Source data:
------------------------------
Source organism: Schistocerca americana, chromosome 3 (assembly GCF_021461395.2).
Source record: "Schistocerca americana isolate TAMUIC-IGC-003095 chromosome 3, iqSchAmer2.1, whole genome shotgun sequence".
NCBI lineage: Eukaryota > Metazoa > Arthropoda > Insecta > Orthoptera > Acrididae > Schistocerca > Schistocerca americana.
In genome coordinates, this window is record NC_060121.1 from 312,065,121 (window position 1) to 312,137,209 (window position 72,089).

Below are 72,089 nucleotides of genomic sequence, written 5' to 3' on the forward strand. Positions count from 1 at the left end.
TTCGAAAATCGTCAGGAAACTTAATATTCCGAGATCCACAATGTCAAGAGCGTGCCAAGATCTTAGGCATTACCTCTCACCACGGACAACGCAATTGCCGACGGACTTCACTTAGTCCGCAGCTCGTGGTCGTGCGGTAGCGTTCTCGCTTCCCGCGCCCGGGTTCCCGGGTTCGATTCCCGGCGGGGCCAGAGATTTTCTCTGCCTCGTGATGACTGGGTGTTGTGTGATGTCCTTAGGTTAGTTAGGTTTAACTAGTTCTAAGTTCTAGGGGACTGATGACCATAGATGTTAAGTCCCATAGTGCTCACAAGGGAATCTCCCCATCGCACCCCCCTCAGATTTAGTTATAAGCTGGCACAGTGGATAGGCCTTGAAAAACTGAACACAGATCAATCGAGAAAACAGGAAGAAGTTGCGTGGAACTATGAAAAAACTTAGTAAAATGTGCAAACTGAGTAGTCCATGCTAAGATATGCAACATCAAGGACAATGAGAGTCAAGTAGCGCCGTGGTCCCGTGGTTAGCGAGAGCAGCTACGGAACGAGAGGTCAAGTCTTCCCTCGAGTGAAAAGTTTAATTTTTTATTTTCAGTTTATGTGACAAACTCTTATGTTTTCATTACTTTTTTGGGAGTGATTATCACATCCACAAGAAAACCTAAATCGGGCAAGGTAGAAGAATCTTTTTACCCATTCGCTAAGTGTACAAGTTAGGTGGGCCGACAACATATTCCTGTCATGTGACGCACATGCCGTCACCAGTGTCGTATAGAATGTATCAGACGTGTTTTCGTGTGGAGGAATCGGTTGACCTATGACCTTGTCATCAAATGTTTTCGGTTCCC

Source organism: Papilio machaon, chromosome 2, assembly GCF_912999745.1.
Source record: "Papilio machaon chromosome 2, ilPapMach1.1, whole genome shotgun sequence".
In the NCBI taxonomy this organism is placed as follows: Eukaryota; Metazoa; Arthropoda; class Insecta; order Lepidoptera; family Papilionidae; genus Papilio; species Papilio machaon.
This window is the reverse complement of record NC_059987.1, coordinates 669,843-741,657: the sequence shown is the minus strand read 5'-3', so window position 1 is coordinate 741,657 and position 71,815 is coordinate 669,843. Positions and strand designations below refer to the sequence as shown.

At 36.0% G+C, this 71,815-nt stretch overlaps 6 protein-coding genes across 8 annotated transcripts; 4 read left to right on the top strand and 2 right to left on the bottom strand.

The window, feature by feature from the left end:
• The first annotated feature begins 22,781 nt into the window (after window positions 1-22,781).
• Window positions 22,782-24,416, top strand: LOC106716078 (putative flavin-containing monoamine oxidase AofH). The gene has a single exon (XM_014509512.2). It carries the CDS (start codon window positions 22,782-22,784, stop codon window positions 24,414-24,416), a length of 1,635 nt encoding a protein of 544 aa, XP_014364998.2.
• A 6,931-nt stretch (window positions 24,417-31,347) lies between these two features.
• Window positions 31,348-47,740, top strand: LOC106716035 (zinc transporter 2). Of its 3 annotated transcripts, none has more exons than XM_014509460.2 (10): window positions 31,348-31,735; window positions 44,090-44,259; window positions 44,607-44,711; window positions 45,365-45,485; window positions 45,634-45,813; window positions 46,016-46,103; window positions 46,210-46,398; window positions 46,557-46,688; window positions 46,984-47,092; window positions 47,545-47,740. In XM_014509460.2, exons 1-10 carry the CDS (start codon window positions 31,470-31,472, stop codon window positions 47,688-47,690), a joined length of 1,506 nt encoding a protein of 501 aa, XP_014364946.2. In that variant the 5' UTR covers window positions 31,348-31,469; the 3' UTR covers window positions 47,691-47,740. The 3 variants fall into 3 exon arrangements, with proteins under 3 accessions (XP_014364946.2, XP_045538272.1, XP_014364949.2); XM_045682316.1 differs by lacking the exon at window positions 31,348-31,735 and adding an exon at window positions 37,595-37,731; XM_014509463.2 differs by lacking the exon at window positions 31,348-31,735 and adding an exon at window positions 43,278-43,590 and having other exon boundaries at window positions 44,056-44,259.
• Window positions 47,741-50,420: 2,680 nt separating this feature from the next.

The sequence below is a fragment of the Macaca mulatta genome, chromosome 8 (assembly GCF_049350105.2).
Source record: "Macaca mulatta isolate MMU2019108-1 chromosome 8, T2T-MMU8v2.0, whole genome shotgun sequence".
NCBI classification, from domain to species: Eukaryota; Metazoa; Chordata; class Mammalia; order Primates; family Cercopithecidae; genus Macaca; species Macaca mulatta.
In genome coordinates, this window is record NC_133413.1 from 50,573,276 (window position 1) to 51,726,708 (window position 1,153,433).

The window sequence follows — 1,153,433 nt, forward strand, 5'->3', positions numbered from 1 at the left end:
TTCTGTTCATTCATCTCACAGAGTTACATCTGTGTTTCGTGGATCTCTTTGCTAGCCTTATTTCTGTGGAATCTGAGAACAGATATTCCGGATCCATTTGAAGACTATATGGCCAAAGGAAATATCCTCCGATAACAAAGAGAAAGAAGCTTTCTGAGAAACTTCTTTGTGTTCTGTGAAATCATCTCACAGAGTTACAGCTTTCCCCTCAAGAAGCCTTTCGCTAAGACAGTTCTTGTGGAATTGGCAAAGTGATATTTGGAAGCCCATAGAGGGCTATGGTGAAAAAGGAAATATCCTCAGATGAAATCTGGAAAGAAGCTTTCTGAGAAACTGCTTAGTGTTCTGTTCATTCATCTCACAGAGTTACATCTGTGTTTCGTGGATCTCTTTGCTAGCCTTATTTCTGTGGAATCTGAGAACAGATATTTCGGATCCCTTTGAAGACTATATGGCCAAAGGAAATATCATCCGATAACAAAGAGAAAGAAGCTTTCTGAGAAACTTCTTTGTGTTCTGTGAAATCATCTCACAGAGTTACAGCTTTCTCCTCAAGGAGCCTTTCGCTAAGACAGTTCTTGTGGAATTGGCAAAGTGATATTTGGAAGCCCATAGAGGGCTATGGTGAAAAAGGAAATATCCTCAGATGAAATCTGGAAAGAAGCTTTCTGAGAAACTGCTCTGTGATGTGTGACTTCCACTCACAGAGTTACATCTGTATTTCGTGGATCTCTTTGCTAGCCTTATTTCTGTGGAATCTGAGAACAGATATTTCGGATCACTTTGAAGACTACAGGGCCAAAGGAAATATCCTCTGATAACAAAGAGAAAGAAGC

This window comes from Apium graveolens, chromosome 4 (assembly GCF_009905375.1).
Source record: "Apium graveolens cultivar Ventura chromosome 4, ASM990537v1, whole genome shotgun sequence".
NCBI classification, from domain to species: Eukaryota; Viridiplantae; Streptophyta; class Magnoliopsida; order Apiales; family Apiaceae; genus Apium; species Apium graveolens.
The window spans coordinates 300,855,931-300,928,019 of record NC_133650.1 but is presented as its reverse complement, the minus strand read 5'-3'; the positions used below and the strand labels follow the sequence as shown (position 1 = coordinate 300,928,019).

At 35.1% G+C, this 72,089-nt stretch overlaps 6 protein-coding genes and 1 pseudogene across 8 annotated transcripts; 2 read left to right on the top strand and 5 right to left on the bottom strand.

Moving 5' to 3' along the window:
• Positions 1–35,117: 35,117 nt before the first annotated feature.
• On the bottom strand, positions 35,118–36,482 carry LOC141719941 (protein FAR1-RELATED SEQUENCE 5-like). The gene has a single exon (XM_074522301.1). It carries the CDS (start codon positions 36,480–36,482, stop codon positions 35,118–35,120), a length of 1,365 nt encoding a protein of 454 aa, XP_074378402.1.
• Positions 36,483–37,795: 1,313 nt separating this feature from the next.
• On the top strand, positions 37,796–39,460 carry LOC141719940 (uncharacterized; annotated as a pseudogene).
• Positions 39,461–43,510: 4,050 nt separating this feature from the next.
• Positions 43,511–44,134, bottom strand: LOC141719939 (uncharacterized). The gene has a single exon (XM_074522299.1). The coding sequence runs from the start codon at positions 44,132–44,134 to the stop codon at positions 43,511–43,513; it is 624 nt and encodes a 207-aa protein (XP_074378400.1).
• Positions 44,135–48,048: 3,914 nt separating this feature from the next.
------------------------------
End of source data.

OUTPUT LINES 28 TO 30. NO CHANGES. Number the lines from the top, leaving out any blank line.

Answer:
At 35.1% G+C, this 72,089-nt stretch overlaps 6 protein-coding genes and 1 pseudogene across 8 annotated transcripts; 2 read left to right on the top strand and 5 right to left on the bottom strand.

Moving 5' to 3' along the window:
• Positions 1–35,117: 35,117 nt before the first annotated feature.